It is clear that data protection within the EU is of utmost importance, and will continue to be for the significant future. Whilst there have been murmurs elsewhere in the world, the EU undoubtedly has some of the strongest data protection law, and for that reason, if data like this is to be collected, on this or a lesser scale, there needs to be safeguards to ensure it cannot, and does not, leave Europe. Therefore, any amended DRD, needs to ensure there is sufficient protection of data, with particular regard to geographical limitations.

A Dangerous Precedent for Intelligence Services

The CJEU has made its opinion on blanket surveillance well known in Digital Rights Ireland Ltd. v Ireland. Even if for the protection of the state and the prevention of serious crime, blanket surveillance cannot be proportionate. This is a direct affront to schemes such as the USA’s PRISM Program, and the UK’s counterpart Tempora Program, both of which were discussed in brief terms in my article ‘Data Privacy: Due Diligence Due?’.

These programs collect communication data without discrimination, and are therefore likely to be disproportionate in the eyes of the CJEU. Whilst this is of no significance to the USA’s National Security Agency, which is, of course, outside of the EU, GCHQ (the UK’s surveillance body) may have to reign in its program or face a slap on the wrists from Europe.

Further, the issue of geography could raise issues for intelligence sharing. If data cannot be stored outside of the EU, does this also mean EU intelligence agencies cannot share important data with their foreign counterparts, or will this be permitted as a proportionate exception? I suspect that sharing data that is directly linked to an investigation or feasible threat will be permissible to share, but the days of sharing data by the bucket load are surely finished.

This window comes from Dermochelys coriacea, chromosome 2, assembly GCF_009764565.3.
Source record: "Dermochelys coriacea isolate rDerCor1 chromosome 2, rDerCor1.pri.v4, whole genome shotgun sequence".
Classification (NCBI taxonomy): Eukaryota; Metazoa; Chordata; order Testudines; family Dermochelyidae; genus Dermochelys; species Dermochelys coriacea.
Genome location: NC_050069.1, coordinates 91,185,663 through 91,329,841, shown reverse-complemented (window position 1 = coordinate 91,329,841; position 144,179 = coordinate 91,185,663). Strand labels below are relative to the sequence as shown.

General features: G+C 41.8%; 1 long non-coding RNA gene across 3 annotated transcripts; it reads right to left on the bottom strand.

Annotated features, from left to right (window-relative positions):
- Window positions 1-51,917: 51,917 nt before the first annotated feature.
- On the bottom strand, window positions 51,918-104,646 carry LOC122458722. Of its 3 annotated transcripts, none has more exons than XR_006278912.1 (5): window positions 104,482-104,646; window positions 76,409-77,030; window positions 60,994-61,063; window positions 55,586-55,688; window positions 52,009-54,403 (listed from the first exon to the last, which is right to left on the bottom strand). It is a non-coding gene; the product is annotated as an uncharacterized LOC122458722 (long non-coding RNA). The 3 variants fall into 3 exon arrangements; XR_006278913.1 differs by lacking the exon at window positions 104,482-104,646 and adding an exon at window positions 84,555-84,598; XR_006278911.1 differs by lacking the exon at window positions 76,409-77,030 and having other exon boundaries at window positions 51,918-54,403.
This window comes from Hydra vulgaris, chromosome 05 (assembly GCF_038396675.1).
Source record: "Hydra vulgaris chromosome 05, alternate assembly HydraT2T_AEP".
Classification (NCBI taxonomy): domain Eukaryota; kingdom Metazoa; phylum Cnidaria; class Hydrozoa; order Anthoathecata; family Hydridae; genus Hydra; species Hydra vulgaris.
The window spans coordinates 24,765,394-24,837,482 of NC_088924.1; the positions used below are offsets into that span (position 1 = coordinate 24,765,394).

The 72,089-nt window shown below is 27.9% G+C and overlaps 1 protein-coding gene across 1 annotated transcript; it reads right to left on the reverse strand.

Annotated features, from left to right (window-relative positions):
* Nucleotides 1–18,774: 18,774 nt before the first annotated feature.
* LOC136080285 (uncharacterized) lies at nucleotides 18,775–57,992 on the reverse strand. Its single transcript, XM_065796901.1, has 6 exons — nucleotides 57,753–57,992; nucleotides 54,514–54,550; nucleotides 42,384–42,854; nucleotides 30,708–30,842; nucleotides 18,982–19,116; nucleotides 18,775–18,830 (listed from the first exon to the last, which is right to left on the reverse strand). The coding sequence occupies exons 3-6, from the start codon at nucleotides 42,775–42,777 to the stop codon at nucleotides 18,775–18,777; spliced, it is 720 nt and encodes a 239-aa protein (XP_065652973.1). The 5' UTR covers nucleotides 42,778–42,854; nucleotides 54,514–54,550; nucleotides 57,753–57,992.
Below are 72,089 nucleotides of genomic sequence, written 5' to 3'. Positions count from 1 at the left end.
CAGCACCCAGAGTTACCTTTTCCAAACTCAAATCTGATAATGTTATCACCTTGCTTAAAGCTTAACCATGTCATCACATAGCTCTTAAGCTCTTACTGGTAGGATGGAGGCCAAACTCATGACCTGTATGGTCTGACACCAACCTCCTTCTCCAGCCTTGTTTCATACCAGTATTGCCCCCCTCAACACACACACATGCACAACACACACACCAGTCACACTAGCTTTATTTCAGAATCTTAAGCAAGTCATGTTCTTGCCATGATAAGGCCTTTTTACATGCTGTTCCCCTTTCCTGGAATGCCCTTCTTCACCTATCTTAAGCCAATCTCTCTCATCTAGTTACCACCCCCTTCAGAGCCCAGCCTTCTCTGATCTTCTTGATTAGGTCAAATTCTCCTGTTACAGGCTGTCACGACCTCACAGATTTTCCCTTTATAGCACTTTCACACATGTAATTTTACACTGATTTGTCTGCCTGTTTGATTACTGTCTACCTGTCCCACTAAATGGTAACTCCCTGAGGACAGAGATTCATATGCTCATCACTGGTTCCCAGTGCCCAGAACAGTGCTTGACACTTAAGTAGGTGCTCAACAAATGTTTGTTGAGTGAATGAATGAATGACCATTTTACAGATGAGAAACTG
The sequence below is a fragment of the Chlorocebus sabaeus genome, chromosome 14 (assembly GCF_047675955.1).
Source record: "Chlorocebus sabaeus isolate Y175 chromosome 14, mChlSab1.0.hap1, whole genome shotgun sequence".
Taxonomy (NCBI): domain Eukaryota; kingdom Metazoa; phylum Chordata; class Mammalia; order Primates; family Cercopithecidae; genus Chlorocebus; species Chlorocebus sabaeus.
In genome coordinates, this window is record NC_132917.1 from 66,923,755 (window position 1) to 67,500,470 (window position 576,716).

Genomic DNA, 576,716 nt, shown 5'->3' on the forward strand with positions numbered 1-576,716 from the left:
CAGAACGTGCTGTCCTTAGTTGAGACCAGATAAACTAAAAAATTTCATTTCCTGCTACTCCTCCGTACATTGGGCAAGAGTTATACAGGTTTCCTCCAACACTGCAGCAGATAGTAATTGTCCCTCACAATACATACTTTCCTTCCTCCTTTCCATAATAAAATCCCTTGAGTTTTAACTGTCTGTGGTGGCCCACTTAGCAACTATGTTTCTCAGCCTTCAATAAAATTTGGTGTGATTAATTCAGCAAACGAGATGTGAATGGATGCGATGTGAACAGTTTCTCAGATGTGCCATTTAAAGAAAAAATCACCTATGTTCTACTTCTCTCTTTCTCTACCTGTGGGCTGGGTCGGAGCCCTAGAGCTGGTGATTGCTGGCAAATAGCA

The Solution

Whilst many seem to see Tuesday’s decision as a death sentence for data retention law within the EU, I have a different view. The court has provided extremely clear advice that indicates exactly what needs to be fixed in order for such a directive to be valid. It was made absolutely clear within the decision that the aim of prevention of serious crime is in essence legitimate, and it was simply the disproportionate nature of the current legislation that rendered it invalid.

The crux of the ECJ’s judgement centred on what I like to call the Pokémon approach to data surveillance, “Gotta Catch ‘em All!” Instead of allowing and promoting the universal collection of data, which portrays big brother characteristics, a redraft of data retention legislation needs to limit its target. This does not seem like a particularly difficult task, given that the now void DRD allowed for universal data collection. If, for instance, the security services had reason to believe a terrorist attack was likely to occur in a given city, they could limit their collection of data to this city plus a 50-mile radius. This alone would be respect privacy far more than the DRD ever did.